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Washington, D.C. – U.S. Representative Michael Waltz (R-FL), Ranking Member of the Subcommittee on Readiness, delivered the following opening statement at a hearing on military readiness for FY23.
Rep. Waltz’s remarks as prepared for delivery:
Thank you, Chairman Garamendi.
I want to especially thank our witnesses. I know that this hearing is a bit out of sequence, and I appreciate your patience and willingness to be here.
Typically, during this gathering we would be pouring over the budget to inform our work on this year’s NDAA.
But as we all know, we completed that business last week.
Nonetheless, I believe today’s readiness update is vitally important to inform our continued oversight and work completing the FY23 NDAA.
It also provides an opportunity for the services to tell us what we got right and wrong so far.
I, for one, am frustrated by the number of cuts from operations and maintenance accounts made by the NDAA thus far to pay for lines and programs that have a zip code. 
Even as Congress adopted an over $35 billion-dollar topline increase to address, in part, record high inflation, we simultaneously tied a hand behind your backs.
This comes at a time when our threat landscape is complex.
The Chinese Communist Party is in the middle of an unprecedented military buildup. If we continue to tread water, within the next decade, I am afraid the CCP will fully modernize its military, bringing it into parity with our own. 
And recent events like Russia’s invasion of Ukraine remind us that we must maintain high levels of readiness for the fight today.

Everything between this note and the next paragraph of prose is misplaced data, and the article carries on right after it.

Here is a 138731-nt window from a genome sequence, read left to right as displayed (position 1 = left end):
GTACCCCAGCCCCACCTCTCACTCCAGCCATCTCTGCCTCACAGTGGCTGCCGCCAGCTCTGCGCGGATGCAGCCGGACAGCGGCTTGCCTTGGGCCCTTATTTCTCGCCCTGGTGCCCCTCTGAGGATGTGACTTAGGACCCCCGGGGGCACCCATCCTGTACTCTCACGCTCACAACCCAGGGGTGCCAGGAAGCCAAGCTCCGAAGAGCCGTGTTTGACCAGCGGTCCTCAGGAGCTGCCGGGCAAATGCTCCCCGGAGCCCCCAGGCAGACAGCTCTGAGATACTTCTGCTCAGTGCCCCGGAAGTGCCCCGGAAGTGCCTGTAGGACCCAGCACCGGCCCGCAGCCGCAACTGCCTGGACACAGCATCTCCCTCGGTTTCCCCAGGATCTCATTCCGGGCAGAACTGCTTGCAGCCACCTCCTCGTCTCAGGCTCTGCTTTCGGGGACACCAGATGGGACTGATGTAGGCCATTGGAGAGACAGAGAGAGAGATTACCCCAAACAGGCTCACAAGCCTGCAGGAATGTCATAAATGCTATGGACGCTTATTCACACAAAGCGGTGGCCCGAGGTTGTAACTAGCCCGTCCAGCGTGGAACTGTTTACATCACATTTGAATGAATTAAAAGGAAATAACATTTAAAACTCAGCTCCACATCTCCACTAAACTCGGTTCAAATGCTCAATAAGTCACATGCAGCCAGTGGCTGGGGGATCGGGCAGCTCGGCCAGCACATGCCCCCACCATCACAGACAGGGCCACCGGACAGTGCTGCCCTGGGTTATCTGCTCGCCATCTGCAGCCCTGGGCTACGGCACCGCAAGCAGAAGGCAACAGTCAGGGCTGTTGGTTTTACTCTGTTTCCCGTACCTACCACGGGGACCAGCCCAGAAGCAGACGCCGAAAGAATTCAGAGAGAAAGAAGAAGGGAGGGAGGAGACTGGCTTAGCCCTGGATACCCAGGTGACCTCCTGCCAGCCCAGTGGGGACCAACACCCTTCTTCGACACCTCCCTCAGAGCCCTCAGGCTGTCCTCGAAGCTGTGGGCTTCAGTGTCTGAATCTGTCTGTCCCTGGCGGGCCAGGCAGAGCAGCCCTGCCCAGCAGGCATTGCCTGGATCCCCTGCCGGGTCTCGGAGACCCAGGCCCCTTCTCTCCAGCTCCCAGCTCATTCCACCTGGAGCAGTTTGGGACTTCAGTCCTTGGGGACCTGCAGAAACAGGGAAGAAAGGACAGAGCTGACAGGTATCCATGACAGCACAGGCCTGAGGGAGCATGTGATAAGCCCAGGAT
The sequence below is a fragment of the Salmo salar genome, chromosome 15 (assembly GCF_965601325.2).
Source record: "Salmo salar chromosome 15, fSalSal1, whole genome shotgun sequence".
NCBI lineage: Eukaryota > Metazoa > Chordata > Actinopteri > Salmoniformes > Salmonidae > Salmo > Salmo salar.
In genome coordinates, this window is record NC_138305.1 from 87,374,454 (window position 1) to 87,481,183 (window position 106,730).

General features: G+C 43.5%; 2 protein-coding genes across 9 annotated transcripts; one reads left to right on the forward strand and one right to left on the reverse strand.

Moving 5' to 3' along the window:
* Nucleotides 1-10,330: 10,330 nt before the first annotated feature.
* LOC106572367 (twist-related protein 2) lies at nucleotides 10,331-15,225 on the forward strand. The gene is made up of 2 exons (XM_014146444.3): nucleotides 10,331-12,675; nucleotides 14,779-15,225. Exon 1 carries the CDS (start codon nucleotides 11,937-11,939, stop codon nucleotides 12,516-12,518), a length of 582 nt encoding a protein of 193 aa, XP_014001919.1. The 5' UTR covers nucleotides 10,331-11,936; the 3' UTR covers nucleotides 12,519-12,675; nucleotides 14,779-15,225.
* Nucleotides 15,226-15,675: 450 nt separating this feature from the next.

Striking the proper balance between current readiness and modernization has never been more important.
The INDOPACIFIC theater presents unique challenges to readiness. Today, I look forward to hearing about progress the Army and Marine Corps have made tailoring new force generation concepts like Littoral Regiments and Multi Domain Task Forces to the region.
Over the past 2 years, this subcommittee has also paid particularly close attention to contested logistics. From the Russian invasion into Ukraine, the world has witnessed the importance of effective logistics planning and sustainment operations.
Yet I remain concerned with DODs own plans for watercraft and logistics support vessels in the Pacific, as well as with bulk fuels laydown.  None appear close to ready to support and sustain inter and intra theatre operations.
Another focus area of the subcommittee is the organic industrial base.  Our depots are ancient, and recapitalization plans will require significant investment over many years.
When Admiral Lescher and I spoke several months ago, he said that readiness was second priority for the Navy only behind the Columbia Class program.
Yet when we looked at the Navy’s UPL list earlier this year we found 5 of the top ten unfunded priorities to be readiness related – among them key readiness degraders like spares and repair parts, as well as organizational and depot level maintenance. 
While I know that you all need to make difficult tradeoffs in a budget constrained environment, it is time for us all, the services and Congress, to put our money where our mouths are. We must all do better.
Again, I want to thank the witnesses for their service and for their updates and insight here today, and I yield back.

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